The Role of Dancers in Society
Note: I have updated the section on Vatsyayana to add some more detail that definitely changed my initial perspective after some invaluable feedback from Dr. Sumithragaru.
Dr. Sumithra Velury was discussing the primary treatises for the four Purusarthas, or human pursuits and how they each answered this question. First, here are the Purusarthas:
- Dharma - righteousness
- Artha - livelihood
- Kama - desire
- Moksha - salvation
The Manusmrithi, one of the Dharmashastras, is believed to be from between the 2nd century BCE and the 3rd century CE. It is one of the first Sanskrit texts translated into English by the Colonial British. It is best known for its discussion of dharma and for codifying the responsibilities of the four varnas, or categories, of people. Specific to dance, per Dr. Sumithra, the author had this to say: women are not to dance. They are also not to speak with men on the streets. The wives of dancers, however, are permitted to speak with men on the streets. The implication is clear, and it is unsavory.
Kautilya's Ardhashastra is a treatise on statecraft, discussing political, economic, legal, diplomatic, and military affairs. It is also dated between 2nd century BCE and 3rd century CE, but predated the Manusmriti. Its perspective on dancers was very pragmatic, if unflattering. Dancers were included in the same strata of society as sex workers, and it prescribed the following policies for them:
- Dance performances should only be held at night. Since it is a form of entertainment, performances at any other time would impede a society's productivity.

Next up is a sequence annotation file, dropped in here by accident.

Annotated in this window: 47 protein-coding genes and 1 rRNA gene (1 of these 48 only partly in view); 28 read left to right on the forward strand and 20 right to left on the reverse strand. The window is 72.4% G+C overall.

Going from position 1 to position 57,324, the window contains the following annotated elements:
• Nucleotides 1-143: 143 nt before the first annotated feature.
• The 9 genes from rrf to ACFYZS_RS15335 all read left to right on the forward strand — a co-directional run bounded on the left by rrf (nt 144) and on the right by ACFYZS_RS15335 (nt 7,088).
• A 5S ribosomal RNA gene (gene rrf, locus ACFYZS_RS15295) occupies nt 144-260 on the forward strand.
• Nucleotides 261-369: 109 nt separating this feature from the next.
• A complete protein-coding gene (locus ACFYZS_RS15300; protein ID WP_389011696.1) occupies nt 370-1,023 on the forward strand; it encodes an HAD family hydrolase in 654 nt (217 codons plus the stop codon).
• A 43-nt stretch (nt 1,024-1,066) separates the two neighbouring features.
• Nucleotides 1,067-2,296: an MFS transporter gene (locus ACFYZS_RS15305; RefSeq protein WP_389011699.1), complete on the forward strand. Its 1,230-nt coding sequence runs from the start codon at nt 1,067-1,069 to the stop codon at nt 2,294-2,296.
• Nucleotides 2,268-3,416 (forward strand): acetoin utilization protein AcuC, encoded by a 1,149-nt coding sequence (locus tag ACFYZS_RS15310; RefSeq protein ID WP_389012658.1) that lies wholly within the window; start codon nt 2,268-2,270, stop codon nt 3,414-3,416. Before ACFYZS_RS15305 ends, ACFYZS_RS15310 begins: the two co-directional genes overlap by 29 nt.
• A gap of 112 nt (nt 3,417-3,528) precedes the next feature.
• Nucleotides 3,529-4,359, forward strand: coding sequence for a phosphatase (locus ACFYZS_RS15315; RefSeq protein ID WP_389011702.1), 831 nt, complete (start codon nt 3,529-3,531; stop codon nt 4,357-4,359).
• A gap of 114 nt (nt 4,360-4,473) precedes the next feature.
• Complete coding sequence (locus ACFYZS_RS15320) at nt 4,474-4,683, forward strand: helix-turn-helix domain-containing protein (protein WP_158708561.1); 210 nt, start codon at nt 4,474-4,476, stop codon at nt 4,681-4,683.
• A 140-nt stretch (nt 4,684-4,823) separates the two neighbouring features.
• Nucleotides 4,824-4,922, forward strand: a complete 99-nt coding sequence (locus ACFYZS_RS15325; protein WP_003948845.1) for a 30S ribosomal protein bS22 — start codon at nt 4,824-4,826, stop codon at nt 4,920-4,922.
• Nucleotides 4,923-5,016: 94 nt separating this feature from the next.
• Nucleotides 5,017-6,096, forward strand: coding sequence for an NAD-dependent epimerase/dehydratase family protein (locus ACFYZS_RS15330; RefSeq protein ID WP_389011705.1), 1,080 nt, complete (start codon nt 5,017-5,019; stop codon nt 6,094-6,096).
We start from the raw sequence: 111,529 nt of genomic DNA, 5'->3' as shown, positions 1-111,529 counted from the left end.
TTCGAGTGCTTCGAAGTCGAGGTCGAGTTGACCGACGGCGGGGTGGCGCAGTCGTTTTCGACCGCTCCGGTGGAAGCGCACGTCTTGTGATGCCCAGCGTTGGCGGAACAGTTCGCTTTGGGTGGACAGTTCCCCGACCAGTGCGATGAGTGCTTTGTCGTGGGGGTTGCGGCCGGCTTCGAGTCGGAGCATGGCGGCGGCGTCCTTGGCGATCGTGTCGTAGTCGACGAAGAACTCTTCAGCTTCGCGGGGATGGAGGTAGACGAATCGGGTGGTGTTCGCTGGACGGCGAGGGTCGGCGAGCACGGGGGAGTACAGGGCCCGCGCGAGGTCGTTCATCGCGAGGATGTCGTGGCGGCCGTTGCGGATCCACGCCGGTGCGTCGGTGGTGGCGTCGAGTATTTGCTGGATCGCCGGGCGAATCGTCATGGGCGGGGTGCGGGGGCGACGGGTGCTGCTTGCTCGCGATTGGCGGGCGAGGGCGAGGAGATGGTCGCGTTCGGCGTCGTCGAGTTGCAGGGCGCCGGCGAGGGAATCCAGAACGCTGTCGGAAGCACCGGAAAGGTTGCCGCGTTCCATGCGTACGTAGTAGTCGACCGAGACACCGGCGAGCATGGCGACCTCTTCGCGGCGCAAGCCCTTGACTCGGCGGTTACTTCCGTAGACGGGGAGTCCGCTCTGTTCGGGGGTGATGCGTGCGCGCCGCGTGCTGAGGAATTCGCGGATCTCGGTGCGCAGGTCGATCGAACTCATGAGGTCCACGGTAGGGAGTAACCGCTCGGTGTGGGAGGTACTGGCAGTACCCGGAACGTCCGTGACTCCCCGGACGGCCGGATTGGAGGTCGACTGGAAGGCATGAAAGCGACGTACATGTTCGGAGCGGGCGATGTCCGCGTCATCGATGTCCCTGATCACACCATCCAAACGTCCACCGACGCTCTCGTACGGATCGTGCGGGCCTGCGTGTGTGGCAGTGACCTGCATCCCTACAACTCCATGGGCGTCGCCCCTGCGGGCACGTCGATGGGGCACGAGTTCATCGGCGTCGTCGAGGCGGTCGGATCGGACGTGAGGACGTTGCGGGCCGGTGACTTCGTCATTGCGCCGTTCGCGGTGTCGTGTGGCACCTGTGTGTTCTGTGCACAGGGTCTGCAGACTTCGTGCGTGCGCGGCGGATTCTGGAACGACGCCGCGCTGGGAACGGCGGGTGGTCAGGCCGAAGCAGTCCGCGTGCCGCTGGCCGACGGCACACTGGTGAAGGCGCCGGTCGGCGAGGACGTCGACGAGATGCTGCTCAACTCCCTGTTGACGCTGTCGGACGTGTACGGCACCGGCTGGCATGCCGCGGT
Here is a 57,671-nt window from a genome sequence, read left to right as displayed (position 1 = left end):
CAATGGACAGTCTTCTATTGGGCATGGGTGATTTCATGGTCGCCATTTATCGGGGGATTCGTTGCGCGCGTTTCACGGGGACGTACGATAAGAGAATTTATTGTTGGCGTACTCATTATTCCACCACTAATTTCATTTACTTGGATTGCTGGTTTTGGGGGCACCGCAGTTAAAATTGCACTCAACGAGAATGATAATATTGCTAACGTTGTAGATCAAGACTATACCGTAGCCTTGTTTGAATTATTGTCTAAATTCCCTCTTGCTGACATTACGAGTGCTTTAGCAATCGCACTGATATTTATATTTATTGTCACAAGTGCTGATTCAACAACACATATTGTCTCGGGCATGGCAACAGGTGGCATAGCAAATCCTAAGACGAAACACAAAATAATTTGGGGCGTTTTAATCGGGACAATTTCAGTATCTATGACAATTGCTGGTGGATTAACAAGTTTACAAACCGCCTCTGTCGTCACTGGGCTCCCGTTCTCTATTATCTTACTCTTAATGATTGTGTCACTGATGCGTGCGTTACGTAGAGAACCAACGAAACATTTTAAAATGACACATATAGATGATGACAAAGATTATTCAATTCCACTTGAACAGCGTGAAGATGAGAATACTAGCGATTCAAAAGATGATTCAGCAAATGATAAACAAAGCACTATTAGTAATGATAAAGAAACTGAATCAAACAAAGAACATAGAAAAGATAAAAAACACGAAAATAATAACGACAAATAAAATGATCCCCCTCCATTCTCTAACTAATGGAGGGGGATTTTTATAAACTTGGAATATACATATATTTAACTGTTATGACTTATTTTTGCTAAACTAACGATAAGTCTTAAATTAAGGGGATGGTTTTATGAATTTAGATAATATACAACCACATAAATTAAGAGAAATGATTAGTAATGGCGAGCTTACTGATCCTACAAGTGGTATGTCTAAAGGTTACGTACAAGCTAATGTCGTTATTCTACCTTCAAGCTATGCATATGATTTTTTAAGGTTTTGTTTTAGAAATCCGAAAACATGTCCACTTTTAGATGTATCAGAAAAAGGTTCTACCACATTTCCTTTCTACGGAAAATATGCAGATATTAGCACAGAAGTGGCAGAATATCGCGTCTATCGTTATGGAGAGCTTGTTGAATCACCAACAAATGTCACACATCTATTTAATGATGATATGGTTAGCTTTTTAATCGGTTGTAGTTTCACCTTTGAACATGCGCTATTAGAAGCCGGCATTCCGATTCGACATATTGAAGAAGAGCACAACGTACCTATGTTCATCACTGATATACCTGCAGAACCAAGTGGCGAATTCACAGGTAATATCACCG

- Dancers need to be licensed and should have an income tax rate of ten percent.
- Dancers need to live on the outskirts of society, secluded from others, because (he believed) they have no ethics.
Frankly, these perspectives on dance - from some of the most well-known ancient Sanskrit texts that have formed the pillars of our society - are extremely cynical and dismissive of our arts. So, I was very grateful to hear the next two texts hold a much more positive view.
Amorous temple sculptures reflect the Vatsyayaneeyam (also known as Vatsyayana's Kama Sutra), which is a treatise on the third purusartha. This text is dated somewhere between 400 BCE and 200 CE. Vatsyayana advised that newlywed couples watch dance performances at the Saraswathi temple presenting abhinaya for sringara rasa. Here, the dancer's role in society is entertainment. However, by his treatment of artists, it is clear that he sees them as more than merely entertainers.
He also laid out that artists from across the lands should be invited to perform at the Saraswathi temple for the 10 days of Navarathri and Dusserah, and that the village needed to host the artists and treat them well. If any artist was delayed in their travel, a local artist should perform for the scheduled slot to ensure that the audience did not leave without enjoying the program. However, they should allow the traveling artist to perform as well, at a rescheduled time, and allow them to perform on the next day as well, if the audience demanded so. Such courtesy and respect for the artists as well as the audience is truly heartening. It was interesting that he also insisted that performances be at the temple of Goddess Saraswathi, not on just on any stage.